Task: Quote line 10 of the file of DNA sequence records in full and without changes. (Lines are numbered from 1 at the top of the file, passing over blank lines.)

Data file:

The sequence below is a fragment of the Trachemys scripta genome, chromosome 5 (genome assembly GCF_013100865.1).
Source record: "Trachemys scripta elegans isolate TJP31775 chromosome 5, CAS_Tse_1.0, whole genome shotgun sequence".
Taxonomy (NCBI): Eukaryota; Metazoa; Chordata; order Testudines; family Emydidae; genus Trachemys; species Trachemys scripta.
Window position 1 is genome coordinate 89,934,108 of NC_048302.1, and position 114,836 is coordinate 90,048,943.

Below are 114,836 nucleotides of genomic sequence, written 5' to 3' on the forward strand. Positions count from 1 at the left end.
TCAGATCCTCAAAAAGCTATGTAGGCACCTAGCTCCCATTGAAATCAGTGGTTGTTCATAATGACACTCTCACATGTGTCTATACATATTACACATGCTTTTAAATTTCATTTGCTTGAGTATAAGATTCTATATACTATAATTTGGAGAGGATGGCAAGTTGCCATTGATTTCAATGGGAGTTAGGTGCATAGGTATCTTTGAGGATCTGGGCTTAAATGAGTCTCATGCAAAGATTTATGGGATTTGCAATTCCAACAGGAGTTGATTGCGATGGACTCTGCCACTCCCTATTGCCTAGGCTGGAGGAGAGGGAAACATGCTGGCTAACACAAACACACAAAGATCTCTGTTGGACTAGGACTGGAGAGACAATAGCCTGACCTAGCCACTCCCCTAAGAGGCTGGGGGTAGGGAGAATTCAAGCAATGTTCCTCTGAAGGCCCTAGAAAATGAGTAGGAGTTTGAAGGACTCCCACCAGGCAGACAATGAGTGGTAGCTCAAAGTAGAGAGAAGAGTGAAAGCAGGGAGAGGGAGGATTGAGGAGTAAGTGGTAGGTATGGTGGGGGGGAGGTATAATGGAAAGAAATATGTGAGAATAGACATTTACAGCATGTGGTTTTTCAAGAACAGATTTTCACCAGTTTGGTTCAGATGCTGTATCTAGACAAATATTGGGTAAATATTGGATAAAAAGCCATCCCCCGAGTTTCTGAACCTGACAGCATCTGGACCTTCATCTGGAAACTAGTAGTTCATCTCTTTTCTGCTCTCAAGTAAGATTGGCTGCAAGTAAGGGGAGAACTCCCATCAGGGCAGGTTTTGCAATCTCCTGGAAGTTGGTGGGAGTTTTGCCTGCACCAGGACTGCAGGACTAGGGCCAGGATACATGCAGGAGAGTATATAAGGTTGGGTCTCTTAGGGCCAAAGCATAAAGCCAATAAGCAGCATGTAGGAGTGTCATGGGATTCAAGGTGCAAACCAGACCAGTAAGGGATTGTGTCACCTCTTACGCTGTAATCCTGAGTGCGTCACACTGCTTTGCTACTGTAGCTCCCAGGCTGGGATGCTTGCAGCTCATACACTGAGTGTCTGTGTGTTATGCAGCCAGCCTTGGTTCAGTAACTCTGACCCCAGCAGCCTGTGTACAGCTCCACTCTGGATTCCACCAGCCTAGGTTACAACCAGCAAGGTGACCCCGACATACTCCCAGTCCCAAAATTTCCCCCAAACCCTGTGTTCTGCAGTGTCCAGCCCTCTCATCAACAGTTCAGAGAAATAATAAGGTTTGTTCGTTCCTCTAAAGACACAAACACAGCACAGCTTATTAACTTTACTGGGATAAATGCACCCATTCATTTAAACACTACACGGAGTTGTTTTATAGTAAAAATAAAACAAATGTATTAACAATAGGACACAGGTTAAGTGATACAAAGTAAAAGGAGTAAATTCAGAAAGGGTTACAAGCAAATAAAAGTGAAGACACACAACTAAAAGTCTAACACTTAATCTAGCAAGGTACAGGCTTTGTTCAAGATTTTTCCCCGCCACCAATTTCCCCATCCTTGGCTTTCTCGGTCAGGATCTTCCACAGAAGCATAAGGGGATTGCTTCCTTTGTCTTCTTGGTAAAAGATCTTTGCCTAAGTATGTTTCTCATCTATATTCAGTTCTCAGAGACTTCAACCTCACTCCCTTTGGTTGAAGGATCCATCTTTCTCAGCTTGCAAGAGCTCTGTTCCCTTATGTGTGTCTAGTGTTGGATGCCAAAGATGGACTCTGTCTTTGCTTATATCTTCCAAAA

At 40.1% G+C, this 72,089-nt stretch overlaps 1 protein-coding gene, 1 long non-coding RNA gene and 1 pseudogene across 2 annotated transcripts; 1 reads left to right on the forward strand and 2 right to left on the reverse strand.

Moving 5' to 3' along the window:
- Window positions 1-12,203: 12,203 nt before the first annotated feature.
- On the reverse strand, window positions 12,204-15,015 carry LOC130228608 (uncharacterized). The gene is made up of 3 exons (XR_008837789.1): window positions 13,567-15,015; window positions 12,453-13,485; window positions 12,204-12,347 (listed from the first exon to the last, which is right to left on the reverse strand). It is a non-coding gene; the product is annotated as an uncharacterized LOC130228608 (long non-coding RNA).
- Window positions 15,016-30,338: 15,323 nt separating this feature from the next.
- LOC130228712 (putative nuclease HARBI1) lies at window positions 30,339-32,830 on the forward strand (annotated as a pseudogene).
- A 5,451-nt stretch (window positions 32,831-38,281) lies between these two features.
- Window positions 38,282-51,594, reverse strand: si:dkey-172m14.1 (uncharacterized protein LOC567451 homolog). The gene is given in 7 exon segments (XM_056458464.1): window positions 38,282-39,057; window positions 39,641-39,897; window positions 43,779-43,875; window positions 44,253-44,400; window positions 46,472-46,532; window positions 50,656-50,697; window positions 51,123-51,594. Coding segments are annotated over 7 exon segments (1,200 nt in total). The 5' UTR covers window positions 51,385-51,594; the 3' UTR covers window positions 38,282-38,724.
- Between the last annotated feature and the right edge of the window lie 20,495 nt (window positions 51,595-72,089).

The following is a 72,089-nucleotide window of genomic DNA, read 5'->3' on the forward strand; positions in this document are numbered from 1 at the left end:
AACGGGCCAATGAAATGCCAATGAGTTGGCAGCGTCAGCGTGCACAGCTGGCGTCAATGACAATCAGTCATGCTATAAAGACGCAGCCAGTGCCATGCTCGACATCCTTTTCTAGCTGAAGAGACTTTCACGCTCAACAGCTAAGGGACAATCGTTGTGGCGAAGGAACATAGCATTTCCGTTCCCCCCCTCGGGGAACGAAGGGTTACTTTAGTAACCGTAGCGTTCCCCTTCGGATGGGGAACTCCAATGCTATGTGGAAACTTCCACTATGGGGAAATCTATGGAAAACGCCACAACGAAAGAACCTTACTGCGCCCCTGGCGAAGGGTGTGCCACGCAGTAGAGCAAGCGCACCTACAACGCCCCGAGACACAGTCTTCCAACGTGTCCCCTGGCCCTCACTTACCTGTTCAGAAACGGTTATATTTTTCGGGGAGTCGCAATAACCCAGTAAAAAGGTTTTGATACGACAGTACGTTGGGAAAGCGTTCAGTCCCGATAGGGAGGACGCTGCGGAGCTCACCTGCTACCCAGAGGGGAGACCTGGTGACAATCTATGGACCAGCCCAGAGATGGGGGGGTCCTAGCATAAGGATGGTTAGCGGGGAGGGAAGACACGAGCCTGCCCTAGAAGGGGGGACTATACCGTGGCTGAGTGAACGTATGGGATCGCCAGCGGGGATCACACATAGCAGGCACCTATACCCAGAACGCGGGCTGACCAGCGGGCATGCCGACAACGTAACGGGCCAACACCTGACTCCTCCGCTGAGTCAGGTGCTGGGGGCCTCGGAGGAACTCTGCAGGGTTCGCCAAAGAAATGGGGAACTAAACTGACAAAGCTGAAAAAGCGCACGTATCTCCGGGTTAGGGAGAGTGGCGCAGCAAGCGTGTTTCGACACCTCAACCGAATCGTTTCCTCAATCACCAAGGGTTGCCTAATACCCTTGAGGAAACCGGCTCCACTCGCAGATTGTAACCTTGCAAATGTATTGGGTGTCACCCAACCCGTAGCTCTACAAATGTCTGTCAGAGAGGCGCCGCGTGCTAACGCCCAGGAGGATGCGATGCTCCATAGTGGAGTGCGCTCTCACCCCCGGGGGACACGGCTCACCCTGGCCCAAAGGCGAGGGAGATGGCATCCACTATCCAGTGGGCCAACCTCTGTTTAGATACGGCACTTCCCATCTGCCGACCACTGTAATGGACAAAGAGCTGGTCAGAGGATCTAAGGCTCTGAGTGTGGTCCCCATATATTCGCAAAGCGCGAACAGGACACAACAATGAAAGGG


- On the reverse strand, window positions 12,204-15,015 carry LOC130228608 (uncharacterized). The gene is made up of 3 exons (XR_008837789.1): window positions 13,567-15,015; window positions 12,453-13,485; window positions 12,204-12,347 (listed from the first exon to the last, which is right to left on the reverse strand). It is a non-coding gene; the product is annotated as an uncharacterized LOC130228608 (long non-coding RNA).